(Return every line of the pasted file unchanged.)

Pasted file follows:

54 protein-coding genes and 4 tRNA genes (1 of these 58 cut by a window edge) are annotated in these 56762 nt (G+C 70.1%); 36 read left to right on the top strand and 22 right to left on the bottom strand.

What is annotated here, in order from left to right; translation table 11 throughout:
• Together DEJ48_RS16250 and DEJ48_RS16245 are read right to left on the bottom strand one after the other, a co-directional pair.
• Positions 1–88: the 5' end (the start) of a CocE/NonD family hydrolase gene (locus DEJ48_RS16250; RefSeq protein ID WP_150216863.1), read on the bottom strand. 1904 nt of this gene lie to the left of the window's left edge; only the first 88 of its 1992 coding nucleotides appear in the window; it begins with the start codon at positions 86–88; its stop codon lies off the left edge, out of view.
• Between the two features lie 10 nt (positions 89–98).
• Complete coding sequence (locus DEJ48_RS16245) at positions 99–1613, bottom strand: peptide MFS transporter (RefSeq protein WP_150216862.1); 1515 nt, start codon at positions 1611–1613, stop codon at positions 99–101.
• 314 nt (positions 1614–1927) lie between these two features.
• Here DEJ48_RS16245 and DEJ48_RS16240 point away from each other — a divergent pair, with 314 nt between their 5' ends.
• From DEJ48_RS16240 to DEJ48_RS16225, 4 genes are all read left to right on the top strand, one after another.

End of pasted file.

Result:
54 protein-coding genes and 4 tRNA genes (1 of these 58 cut by a window edge) are annotated in these 56762 nt (G+C 70.1%); 36 read left to right on the top strand and 22 right to left on the bottom strand.

What is annotated here, in order from left to right; translation table 11 throughout:
• Together DEJ48_RS16250 and DEJ48_RS16245 are read right to left on the bottom strand one after the other, a co-directional pair.
• Positions 1–88: the 5' end (the start) of a CocE/NonD family hydrolase gene (locus DEJ48_RS16250; RefSeq protein ID WP_150216863.1), read on the bottom strand. 1904 nt of this gene lie to the left of the window's left edge; only the first 88 of its 1992 coding nucleotides appear in the window; it begins with the start codon at positions 86–88; its stop codon lies off the left edge, out of view.
• Between the two features lie 10 nt (positions 89–98).
• Complete coding sequence (locus DEJ48_RS16245) at positions 99–1613, bottom strand: peptide MFS transporter (RefSeq protein WP_150216862.1); 1515 nt, start codon at positions 1611–1613, stop codon at positions 99–101.
• 314 nt (positions 1614–1927) lie between these two features.
• Here DEJ48_RS16245 and DEJ48_RS16240 point away from each other — a divergent pair, with 314 nt between their 5' ends.
• From DEJ48_RS16240 to DEJ48_RS16225, 4 genes are all read left to right on the top strand, one after another.